This question already has an answer here:

Show that for $k \in \mathbb{Z}$:

Is $\zeta_n$ a primitive $n$-th root of unity, then $\zeta_n^k$ is primitive if and only if $(k,n) = 1$.

I only need the backwards direction:

$\zeta_n^k$ is primitive $\Rightarrow$ $(k,n) = 1$


marked as duplicate by Dietrich Burde abstract-algebra Jan 30 at 11:39

This question has been asked before and already has an answer. If those answers do not fully address your question, please ask a new question.


First of all notice that $\zeta_n^k$ is of the form $$ e^{2\pi i\frac kn} $$ and the hypotesis of being primitive means that $n$ is the smallest (positive) integer such that $(\zeta_n^k)^n=1$. If by contradiction $(k,n)=d>1$ then you can write $k=ad$ and $n=bd$, with $a,b\in\Bbb Z$ and $a,b\ge1$. Thus $$ \zeta_n^k=e^{2\pi i\frac {ad}{bd}}=e^{2\pi i\frac d{b}}. $$ From here we deduce that $(\zeta_n^k)^b=1$ and since $b<n$ (in fact $0\le k\le n-1$) our root cannot be primitive.

  • $\begingroup$ $(3,9)=3$ so whats $a,b$ here? It should be $1 \leq a,b$ but is your argument then still working? $\endgroup$ – user625682 Jan 30 at 12:09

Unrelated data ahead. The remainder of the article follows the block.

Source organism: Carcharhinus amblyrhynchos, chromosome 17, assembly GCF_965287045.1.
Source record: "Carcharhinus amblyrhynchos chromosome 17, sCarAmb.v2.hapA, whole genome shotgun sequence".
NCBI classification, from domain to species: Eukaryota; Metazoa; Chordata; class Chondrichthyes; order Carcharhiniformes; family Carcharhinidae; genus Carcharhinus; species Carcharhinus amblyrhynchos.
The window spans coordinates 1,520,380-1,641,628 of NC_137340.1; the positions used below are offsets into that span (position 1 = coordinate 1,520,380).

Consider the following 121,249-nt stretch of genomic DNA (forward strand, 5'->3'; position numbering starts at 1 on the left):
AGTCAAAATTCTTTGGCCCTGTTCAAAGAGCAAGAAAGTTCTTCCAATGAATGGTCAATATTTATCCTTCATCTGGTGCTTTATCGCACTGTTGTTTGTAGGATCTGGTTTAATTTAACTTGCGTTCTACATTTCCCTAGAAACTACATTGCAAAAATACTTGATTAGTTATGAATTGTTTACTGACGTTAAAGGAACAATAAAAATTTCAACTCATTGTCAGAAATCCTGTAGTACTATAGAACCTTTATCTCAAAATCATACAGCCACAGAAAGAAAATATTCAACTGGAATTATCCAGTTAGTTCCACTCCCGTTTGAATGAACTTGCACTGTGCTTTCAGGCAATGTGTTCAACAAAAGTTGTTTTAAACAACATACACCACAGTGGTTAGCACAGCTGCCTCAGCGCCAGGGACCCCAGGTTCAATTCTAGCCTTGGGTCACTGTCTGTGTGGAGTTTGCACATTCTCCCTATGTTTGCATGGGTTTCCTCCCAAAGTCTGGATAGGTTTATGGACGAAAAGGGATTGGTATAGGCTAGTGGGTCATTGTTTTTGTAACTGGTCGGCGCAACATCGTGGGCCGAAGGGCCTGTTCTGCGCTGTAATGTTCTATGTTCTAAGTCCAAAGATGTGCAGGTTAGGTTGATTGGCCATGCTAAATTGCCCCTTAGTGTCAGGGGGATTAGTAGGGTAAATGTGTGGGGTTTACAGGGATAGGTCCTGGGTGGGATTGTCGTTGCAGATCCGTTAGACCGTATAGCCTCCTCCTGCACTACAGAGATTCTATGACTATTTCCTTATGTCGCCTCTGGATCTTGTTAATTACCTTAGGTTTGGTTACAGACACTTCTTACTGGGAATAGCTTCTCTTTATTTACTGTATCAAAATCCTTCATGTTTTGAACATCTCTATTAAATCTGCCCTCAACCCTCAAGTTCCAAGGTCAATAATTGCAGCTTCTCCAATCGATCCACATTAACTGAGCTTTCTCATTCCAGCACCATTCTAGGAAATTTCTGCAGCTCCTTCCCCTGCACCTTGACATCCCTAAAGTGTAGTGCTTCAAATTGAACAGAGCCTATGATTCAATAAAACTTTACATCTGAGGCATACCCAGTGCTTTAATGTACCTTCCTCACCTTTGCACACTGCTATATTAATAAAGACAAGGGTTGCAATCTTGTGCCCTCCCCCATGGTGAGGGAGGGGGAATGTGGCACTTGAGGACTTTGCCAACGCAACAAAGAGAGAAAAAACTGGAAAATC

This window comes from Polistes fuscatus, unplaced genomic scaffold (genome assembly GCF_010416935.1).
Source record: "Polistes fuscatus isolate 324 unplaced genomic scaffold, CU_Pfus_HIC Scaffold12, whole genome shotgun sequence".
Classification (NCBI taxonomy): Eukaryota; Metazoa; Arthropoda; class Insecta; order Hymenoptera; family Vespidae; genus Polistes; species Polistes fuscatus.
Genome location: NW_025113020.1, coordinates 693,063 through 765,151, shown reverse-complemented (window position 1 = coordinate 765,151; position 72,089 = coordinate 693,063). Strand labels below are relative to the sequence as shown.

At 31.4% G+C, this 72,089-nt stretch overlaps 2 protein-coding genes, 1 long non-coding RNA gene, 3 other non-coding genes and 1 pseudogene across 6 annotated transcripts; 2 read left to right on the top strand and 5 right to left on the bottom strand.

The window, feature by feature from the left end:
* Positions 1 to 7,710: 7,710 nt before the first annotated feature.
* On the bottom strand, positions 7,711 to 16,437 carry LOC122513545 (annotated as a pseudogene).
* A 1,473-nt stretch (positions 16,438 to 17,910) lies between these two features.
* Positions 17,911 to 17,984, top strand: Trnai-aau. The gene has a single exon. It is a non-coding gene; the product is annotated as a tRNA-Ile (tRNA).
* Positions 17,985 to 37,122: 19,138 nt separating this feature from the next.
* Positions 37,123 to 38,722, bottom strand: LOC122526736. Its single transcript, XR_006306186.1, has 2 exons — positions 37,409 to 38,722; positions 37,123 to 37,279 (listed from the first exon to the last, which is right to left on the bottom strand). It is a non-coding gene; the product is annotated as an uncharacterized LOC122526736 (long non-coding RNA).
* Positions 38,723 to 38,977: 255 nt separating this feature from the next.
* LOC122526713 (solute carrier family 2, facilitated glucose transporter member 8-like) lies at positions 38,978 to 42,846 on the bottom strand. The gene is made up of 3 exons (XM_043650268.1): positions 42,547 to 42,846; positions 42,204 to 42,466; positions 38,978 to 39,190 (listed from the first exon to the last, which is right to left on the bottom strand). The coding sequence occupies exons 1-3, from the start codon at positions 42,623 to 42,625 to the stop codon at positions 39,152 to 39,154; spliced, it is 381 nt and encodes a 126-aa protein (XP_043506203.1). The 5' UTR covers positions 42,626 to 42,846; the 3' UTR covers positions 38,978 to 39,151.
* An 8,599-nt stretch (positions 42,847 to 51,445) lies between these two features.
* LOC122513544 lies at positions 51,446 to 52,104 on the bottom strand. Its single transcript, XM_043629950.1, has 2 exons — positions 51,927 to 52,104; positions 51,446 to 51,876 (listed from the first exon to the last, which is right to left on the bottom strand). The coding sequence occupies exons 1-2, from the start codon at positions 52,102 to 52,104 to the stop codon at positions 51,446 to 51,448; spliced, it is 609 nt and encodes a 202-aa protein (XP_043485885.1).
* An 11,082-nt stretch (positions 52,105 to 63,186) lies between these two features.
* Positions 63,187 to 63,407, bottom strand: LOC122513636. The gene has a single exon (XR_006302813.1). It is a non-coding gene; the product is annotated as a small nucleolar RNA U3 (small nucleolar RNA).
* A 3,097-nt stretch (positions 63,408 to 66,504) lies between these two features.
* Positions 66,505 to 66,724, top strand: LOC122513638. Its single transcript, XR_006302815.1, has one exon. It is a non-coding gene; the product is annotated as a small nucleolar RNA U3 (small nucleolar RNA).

• $\begingroup$ The key fact is that, since $k\le n-1$ then the common divisor between $k$ and $n$ strictly divides $n$, that is $n=bd$ with both $b$ and $d$ (wlog positive) and $<n$. In your case $k=3$ and $n=9$, thus we can take $b=d=3$ (I have edited $a,b\ge1$ and in this case $a=1$). $\endgroup$ – Joe Jan 30 at 13:29
  • $\begingroup$ The question is tagged abstract-algebra and nothing about it suggests that the field in question is a subfield or an extension of $\mathbb{C}$, so an approach which argues on the basis of primitive roots in $\mathbb{C}$ doesn't really answer the question. $\endgroup$ – Peter Taylor Jan 30 at 14:40